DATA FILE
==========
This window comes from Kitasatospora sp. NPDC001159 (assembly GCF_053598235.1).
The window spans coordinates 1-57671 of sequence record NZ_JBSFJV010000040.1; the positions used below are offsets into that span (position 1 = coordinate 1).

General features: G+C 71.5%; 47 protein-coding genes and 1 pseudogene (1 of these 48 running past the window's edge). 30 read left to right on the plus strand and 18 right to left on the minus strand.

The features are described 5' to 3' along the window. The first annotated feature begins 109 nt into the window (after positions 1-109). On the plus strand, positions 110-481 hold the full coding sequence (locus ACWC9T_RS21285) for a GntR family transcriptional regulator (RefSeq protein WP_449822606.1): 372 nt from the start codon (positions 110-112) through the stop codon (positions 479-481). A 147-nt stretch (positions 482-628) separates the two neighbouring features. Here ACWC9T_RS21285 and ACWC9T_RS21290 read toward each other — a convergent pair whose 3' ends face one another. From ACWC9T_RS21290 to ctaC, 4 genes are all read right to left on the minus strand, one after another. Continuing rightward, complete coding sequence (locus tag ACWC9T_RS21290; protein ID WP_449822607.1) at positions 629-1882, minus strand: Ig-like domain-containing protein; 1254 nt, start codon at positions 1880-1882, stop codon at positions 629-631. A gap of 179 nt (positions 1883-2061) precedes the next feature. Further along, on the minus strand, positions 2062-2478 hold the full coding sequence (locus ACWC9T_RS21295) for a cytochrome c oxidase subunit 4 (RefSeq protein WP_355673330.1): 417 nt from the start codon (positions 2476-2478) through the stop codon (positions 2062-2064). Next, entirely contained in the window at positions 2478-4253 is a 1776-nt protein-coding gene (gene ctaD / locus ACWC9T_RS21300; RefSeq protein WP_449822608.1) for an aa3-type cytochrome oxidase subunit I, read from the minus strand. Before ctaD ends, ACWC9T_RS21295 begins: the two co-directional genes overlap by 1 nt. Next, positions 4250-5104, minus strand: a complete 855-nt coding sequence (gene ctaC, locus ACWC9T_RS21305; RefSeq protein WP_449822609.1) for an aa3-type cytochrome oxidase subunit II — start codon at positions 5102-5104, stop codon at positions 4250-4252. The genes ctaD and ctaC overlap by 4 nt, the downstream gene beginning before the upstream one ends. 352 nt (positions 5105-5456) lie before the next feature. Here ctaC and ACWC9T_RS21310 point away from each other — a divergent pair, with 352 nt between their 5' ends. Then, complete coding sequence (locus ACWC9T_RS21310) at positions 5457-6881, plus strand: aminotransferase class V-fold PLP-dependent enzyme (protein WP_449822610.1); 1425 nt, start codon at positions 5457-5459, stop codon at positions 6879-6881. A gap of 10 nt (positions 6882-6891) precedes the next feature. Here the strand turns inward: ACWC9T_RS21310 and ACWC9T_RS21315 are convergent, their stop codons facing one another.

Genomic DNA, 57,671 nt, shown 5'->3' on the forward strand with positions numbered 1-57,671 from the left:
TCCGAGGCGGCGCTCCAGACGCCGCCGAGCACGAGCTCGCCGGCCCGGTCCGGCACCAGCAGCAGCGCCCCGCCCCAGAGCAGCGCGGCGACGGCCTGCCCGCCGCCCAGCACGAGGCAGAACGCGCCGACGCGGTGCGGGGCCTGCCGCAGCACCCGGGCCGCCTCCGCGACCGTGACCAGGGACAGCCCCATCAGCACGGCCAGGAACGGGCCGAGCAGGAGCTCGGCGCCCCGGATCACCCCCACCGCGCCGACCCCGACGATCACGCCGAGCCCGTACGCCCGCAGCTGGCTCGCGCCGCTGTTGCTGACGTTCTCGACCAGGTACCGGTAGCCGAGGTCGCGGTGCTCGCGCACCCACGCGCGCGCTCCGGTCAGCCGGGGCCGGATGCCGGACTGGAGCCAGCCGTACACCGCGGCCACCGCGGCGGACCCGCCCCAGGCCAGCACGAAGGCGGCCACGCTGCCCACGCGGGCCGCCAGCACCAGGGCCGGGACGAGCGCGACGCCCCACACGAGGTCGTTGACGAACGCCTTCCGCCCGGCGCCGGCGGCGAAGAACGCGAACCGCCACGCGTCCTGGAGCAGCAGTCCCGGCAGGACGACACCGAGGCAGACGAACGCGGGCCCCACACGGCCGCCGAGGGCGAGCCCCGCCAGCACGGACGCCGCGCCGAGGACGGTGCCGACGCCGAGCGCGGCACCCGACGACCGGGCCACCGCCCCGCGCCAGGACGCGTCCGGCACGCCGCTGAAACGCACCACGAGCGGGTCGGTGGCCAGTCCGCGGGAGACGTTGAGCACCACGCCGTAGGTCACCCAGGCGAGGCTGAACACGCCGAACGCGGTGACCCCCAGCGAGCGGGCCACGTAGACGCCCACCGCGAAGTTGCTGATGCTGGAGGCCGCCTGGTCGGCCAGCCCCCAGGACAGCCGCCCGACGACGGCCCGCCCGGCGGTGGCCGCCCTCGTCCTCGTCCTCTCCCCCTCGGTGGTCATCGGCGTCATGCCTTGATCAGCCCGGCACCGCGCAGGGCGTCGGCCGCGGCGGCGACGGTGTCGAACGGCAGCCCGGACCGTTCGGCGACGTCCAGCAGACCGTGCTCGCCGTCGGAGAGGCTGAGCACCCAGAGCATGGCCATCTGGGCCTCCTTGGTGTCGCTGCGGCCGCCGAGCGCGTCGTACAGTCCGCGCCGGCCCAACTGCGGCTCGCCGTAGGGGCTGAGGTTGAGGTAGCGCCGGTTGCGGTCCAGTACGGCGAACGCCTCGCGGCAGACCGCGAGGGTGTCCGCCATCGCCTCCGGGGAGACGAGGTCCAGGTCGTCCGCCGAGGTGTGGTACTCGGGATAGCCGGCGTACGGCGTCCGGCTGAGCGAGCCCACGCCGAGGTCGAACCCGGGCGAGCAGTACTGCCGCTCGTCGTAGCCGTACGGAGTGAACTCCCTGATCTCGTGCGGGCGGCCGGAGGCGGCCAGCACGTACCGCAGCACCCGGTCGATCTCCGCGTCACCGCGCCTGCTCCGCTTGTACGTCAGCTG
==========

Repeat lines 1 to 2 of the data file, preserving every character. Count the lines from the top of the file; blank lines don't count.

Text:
This window comes from Kitasatospora sp. NPDC001159 (assembly GCF_053598235.1).
The window spans coordinates 1-57671 of sequence record NZ_JBSFJV010000040.1; the positions used below are offsets into that span (position 1 = coordinate 1).